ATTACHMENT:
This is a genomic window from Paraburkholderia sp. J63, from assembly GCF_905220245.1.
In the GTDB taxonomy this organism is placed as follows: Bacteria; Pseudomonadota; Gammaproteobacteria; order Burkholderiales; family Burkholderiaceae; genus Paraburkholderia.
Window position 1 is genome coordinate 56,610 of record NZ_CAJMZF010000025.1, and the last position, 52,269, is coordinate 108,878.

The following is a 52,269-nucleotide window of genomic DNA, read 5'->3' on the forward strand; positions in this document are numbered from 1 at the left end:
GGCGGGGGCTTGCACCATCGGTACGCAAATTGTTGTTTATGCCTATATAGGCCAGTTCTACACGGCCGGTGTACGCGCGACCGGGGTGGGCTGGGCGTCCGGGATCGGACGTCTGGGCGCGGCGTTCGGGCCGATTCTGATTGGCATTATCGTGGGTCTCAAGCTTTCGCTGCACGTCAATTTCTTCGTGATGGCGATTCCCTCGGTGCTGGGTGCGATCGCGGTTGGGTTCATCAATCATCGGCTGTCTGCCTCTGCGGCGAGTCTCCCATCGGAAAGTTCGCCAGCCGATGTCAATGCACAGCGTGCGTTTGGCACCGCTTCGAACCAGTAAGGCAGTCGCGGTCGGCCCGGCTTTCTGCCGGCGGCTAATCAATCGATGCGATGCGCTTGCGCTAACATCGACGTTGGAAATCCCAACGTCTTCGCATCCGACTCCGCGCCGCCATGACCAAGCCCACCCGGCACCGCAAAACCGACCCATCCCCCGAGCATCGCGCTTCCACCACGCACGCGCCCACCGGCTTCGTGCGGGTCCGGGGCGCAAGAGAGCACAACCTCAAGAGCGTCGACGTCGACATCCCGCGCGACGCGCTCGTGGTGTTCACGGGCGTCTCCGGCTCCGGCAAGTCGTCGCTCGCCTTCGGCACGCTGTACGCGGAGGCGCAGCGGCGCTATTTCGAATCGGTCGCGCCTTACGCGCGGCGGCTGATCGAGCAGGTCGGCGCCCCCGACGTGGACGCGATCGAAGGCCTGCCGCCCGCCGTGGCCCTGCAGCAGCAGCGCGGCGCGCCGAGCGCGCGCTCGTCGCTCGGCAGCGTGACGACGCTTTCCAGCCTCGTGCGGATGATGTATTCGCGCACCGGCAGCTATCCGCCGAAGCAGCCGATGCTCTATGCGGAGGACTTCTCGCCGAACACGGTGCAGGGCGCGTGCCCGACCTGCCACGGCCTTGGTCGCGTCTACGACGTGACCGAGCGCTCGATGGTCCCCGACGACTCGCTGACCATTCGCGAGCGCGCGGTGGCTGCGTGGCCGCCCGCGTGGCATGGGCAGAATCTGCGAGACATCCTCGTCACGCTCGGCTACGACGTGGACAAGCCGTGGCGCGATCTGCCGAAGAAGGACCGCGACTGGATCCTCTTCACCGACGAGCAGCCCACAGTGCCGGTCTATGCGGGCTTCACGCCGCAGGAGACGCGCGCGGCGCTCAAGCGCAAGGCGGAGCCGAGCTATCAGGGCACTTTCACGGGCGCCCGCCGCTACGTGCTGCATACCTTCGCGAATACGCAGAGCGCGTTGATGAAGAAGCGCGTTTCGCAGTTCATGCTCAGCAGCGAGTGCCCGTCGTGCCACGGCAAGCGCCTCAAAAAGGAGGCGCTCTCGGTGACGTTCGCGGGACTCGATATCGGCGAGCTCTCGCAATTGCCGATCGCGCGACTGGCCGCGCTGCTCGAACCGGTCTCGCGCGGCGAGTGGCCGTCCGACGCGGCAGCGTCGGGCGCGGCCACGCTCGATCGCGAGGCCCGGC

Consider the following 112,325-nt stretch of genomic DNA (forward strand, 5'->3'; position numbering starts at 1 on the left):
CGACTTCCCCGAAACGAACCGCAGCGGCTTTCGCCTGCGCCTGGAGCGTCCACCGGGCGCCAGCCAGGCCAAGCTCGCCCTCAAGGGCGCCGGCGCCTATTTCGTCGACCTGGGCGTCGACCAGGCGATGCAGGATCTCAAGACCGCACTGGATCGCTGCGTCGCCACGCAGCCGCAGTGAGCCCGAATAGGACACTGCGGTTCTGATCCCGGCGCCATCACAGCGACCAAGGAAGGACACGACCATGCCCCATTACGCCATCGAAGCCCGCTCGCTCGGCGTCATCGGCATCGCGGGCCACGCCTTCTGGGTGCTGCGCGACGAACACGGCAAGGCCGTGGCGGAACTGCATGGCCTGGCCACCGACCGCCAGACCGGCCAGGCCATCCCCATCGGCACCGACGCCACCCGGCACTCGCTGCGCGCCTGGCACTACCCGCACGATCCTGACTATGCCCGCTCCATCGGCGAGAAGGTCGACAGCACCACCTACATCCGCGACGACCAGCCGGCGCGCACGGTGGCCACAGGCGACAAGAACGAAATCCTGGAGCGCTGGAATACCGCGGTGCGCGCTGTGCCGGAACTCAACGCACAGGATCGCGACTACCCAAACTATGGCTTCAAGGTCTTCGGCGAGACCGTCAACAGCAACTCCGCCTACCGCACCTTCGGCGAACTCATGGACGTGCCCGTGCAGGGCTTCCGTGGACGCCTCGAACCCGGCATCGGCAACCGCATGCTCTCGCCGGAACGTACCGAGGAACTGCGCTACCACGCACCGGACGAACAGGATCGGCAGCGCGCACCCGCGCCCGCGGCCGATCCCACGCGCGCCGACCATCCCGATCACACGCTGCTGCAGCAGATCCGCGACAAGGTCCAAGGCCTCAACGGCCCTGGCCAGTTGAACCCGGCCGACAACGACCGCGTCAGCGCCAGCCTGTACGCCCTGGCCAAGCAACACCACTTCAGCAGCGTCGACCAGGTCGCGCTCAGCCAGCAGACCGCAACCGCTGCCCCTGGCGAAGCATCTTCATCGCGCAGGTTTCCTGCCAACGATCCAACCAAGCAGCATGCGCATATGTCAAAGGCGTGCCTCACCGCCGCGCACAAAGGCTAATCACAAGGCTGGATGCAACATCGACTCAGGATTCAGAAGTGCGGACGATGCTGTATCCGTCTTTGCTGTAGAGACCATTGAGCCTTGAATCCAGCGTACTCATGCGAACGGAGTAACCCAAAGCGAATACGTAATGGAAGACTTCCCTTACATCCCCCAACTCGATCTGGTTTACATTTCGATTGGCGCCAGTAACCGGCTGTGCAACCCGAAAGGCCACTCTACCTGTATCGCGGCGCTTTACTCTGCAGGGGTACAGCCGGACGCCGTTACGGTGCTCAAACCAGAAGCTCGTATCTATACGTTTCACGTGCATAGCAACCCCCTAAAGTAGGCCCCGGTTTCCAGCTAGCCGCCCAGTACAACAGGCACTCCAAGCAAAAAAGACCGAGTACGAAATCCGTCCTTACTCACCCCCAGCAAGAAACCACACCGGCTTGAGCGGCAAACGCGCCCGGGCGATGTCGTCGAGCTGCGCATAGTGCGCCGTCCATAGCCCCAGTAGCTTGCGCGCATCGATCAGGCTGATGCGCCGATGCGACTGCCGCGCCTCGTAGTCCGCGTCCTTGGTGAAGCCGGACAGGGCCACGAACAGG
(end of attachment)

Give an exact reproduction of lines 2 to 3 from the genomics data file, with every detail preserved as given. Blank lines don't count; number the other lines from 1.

In the GTDB taxonomy this organism is placed as follows: Bacteria; Pseudomonadota; Gammaproteobacteria; order Burkholderiales; family Burkholderiaceae; genus Paraburkholderia.
Window position 1 is genome coordinate 56,610 of record NZ_CAJMZF010000025.1, and the last position, 52,269, is coordinate 108,878.